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This study focusses on the role of highly active participants in online learning communities on Facebook. These people, often known as “power users” in the literature on social computing, are a common feature of a wide range of online learning groups, and are responsible not only for creating most of the content but also for getting discussion going and providing a basis for other’s participation. We test whether similar dynamics hold true in the context of online learning.
Based on a transactional dataset of almost 10,000 interactions with an online community of 32 postgraduate students who were following the same online course, we find evidence that power users also exist in the context of online learning. However, whilst they do create a lot of content, we find that they are not fundamental to keeping the group together, and in fact are less adept at creating content which generates responses than other “normal” users. This suggests that online learning communities may have different dynamics to other types of electronic community: it also suggests that design efforts should not be focused solely on attracting a small core of “power learners”. Rather, diverse types of users are needed for online learning communities to survive and prosper.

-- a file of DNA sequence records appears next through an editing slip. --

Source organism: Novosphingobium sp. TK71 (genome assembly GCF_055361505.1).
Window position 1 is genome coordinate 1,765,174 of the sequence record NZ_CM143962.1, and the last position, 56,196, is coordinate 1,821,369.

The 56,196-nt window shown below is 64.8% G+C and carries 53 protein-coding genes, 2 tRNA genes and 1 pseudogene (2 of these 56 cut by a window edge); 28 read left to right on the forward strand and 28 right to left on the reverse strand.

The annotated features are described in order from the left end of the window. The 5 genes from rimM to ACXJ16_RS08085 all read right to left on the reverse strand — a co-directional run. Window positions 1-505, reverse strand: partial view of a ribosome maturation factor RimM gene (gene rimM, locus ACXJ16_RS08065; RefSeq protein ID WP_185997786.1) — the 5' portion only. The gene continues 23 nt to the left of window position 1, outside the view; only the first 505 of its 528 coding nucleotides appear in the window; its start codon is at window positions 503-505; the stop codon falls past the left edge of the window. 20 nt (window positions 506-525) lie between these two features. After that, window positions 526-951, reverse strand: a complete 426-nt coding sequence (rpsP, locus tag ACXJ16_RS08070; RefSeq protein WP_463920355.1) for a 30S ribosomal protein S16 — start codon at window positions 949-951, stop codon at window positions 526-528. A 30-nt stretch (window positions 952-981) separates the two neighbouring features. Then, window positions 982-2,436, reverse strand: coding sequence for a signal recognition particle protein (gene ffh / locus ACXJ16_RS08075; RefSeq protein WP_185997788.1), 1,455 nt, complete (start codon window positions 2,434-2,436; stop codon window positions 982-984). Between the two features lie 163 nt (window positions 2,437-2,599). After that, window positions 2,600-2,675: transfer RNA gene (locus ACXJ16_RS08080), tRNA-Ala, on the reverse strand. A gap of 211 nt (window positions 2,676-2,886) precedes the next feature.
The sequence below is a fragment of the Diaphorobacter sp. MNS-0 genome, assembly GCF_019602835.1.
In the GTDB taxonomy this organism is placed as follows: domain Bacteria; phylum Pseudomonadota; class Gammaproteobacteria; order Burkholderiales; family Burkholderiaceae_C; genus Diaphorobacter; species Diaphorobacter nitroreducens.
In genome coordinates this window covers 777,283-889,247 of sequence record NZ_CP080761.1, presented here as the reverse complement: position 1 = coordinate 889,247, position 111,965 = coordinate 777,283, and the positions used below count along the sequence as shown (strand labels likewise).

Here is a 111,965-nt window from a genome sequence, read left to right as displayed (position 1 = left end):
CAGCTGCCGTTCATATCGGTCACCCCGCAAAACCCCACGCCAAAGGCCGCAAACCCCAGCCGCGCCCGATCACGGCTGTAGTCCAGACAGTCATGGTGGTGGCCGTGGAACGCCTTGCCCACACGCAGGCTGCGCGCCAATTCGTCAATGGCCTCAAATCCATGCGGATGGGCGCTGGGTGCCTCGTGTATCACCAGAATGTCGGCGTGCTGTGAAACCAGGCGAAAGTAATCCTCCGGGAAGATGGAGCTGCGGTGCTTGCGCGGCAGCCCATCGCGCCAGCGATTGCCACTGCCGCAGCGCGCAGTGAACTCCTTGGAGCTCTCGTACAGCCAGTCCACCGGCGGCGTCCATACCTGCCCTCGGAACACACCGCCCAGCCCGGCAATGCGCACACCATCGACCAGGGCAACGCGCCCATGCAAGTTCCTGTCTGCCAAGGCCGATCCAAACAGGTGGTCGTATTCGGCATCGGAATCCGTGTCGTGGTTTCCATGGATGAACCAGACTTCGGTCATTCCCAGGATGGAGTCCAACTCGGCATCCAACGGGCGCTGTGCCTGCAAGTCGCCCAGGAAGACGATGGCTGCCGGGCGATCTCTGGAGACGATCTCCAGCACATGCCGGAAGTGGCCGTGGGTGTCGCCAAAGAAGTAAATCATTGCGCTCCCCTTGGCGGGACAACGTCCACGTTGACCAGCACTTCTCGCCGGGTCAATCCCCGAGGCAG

Cristóbal Cobo, Center for Research - Ceibal Foundation, Uruguay
Monica Bulger, Data & Society Research Institute, United States
Jonathan Bright, Oxford Internet Institute, United Kingdom
Ryan den Rooijen, Oxford Internet Institute, United Kingdom
Presented at the LINC Conference (MIT, 2016) Digital Inclusion: Transforming Education through Technology.